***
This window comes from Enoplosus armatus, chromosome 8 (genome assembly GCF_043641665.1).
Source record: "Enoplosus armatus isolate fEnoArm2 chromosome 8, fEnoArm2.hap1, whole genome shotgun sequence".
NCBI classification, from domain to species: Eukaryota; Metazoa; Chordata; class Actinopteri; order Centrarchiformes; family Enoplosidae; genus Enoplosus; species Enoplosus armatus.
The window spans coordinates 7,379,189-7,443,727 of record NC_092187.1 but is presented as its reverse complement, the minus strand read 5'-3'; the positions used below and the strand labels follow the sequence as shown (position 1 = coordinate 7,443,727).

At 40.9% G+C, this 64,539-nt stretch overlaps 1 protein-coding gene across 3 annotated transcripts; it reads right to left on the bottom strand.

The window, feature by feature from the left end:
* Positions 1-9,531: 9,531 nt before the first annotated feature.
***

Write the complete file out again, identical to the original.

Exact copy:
This window comes from Enoplosus armatus, chromosome 8 (genome assembly GCF_043641665.1).
Source record: "Enoplosus armatus isolate fEnoArm2 chromosome 8, fEnoArm2.hap1, whole genome shotgun sequence".
NCBI classification, from domain to species: Eukaryota; Metazoa; Chordata; class Actinopteri; order Centrarchiformes; family Enoplosidae; genus Enoplosus; species Enoplosus armatus.
The window spans coordinates 7,379,189-7,443,727 of record NC_092187.1 but is presented as its reverse complement, the minus strand read 5'-3'; the positions used below and the strand labels follow the sequence as shown (position 1 = coordinate 7,443,727).

At 40.9% G+C, this 64,539-nt stretch overlaps 1 protein-coding gene across 3 annotated transcripts; it reads right to left on the bottom strand.

The window, feature by feature from the left end:
* Positions 1-9,531: 9,531 nt before the first annotated feature.